Local hospitals take on 638 employees in hiring frenzy

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 Both Flathead Valley hospitals have spent the last few months bringing in top-notch specialists in a rash of hiring that has involved a total of 638 new employees, a net gain of 185.

Representatives from both Kalispell Regional Medical Center and North Valley Hospital, however, said that while the Affordable Care Act is a factor in the surge, community growth is the main reason. 

Catherine Todd, the senior director for business development and community relations at North Valley, said many of the specialist hirings at the Whitefish hospital were just following a community needs assessment. Much is yet to be determined about the new health-care act. 

“I think the real answer is that we really don’t know for sure what the impact of ACA will be,” Todd wrote in an email. “We could see many of our patients coming in with insurance which could mean that we experience less charity care and bad debt.”

North Valley Hospital provided more than $2 million in charity care and realized $3.2 million in bad debt last year.

Jim Oliverson, vice president at KRMC, agreed with Todd’s sentiments. KRMC gave $22.5 million in charity care last year and racked up $18 million in bad debt. He believes these numbers will fall drastically and the hospital will cut doctor fees accordingly to increase affordability.

“We knew something was coming for a long time,” Oliverson said. “So we had reduced costs. The most expensive hospital is not always the best one.”

Kalispell Regional has hired 545 people in the last 12 months. That includes 18 new physicians and staff at the new Newman Outpatient Counseling Center, the Flathead Valley Community College student health clinic and the new surgery tower. Kalispell Regional Healthcare has 2,814 full- and part-time employees.

Last year at this time, KRH employed 2,688 people. The 120 net gain of new hires consists largely of doctors and support staff.

North Valley Hospital has hired 93 employees in the last year, a third of whom are registered nurses. Several physicians, technicians and mid-level providers also were hired along with a dedicated geriatrician. 

Several doctors are not employed specifically by the hospital but are on staff there. These include a specialist in pediatrics and internal medicine as well as a podiatrist. North Valley employs 398 people, 59 more than last year.

Margaret Bumgarner, the senior director of physician services at North Valley, thought the growth was a big step toward caring for Flathead residents, but not the last one.

“There is projected to be a shortage of primary care,” she said. “Or not a shortage as much as a distribution problem. We don’t want to get behind the curve.”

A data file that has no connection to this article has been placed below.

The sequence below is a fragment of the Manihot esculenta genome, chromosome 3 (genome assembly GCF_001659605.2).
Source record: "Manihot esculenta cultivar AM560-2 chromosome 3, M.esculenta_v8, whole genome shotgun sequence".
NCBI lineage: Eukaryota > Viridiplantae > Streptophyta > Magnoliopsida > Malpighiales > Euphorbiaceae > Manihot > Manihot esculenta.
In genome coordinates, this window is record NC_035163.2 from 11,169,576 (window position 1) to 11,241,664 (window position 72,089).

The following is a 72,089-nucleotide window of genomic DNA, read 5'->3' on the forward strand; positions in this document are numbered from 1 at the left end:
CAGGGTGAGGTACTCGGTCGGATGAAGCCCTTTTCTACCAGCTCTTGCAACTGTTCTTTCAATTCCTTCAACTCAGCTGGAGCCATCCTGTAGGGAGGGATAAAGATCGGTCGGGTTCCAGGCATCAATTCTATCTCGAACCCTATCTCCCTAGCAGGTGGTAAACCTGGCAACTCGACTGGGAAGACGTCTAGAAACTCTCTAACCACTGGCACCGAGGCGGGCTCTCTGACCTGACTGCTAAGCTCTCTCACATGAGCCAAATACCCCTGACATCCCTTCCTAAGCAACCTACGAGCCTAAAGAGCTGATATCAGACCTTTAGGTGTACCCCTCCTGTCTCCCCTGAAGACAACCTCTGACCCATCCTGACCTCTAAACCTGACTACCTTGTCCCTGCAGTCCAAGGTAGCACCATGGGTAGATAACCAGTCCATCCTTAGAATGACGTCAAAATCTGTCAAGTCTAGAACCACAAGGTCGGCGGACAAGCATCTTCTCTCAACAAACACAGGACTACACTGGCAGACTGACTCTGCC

North Valley, Kalispell Regional and the Flathead City-County Health Department completed a joint community needs assessment earlier this year. This sort of survey is required by the Affordable Care Act every three years to make sure health providers are meeting the needs of the community and for tax-exempt status.

Both hospital officials acknowledge the threat of bad debt still exists.

“Bronze coverage is expected to attract a majority of the enrollees because it will be the least-expensive option to buy on the Exchange,” Todd wrote. “But it will carry the highest deductibles — running in the thousands of dollars. Many fear that Bronze enrollees will be unable or unwilling to pay their deductibles, resulting in a surge of bad debt.”

The Affordable Care Act in Montana allows residents to buy one of four “metal” plans from three insurance providers, giving health-care shoppers 12 options to insure themselves.

Oliverson said the growing need for medical services in the Flathead was the reason behind the hirings, and the hospitals would have to adapt.

“It just keeps getting bigger,” he said. “A few years ago we passed the 10,000-surgery mark, and it just continues to climb up.”

He added that bad debt was not yet a concern for KRMC as it had been for the massive Cleveland Clinic, which had announced layoffs.

“We are expecting to still expand,” Oliverson said. “Other hospitals really let things get out of hand. Layoffs are not in the picture here. They haven’t even been discussed.”

Some of the new physician positions at Kalispell Regional are highly specialized and include two neurosurgeons, a radiation oncologist, a pediatric neurologist, a cardiologist and neonatologist. Doctors scheduled to join the staff next year include an orthopedic surgeon and gastrologist. 

All of these positions are new and are part of the Kalispell hospital’s push to keep Flathead patients in the valley rather than going to Missoula, Helena or Spokane. Hirings at both hospitals come from across the nation. 

“Our goal is to keep people here if we can,” Oliverson said. “We’ve been very busy. It’s a good problem to have.”

North Valley Hospital has similar goals, and most of the new hires are to alleviate pressure on existing doctors. Bumgarner said it’s important for the hospital to keep up with growth, since it can take more than a year to bring a doctor to work.

Kalispell Regional Healthcare also has hired a few new family practitioners to help with the potential rush of newly insured people under the Affordable Care Act.

Representatives from both hospitals say that the Affordable Care Act won’t cause undue strain on the ample services available in Kalispell and Whitefish.

Reporter Ryan Murray may be reached at 758-4439 or at rmurray@dailyinterlake.com.

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